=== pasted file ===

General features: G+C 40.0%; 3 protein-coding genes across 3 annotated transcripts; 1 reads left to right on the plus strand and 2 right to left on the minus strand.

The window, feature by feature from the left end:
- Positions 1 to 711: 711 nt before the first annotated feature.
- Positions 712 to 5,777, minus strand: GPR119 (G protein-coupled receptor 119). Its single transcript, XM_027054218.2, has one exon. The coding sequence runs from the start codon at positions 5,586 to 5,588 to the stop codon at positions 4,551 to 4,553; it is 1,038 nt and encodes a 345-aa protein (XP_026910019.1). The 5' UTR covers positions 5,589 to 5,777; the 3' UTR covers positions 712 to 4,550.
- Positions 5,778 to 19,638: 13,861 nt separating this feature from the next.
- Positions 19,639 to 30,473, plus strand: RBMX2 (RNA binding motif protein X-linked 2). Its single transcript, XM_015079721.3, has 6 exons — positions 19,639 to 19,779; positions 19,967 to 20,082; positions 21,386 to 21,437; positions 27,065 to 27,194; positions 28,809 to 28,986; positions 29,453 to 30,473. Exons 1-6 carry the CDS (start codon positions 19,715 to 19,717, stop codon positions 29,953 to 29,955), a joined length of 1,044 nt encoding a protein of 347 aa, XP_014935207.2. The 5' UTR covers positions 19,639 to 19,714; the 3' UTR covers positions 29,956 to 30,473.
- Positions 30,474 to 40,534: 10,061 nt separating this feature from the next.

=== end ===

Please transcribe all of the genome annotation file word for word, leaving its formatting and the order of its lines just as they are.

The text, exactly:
General features: G+C 40.0%; 3 protein-coding genes across 3 annotated transcripts; 1 reads left to right on the plus strand and 2 right to left on the minus strand.

The window, feature by feature from the left end:
- Positions 1 to 711: 711 nt before the first annotated feature.
- Positions 712 to 5,777, minus strand: GPR119 (G protein-coupled receptor 119). Its single transcript, XM_027054218.2, has one exon. The coding sequence runs from the start codon at positions 5,586 to 5,588 to the stop codon at positions 4,551 to 4,553; it is 1,038 nt and encodes a 345-aa protein (XP_026910019.1). The 5' UTR covers positions 5,589 to 5,777; the 3' UTR covers positions 712 to 4,550.
- Positions 5,778 to 19,638: 13,861 nt separating this feature from the next.
- Positions 19,639 to 30,473, plus strand: RBMX2 (RNA binding motif protein X-linked 2). Its single transcript, XM_015079721.3, has 6 exons — positions 19,639 to 19,779; positions 19,967 to 20,082; positions 21,386 to 21,437; positions 27,065 to 27,194; positions 28,809 to 28,986; positions 29,453 to 30,473. Exons 1-6 carry the CDS (start codon positions 19,715 to 19,717, stop codon positions 29,953 to 29,955), a joined length of 1,044 nt encoding a protein of 347 aa, XP_014935207.2. The 5' UTR covers positions 19,639 to 19,714; the 3' UTR covers positions 29,956 to 30,473.
- Positions 30,474 to 40,534: 10,061 nt separating this feature from the next.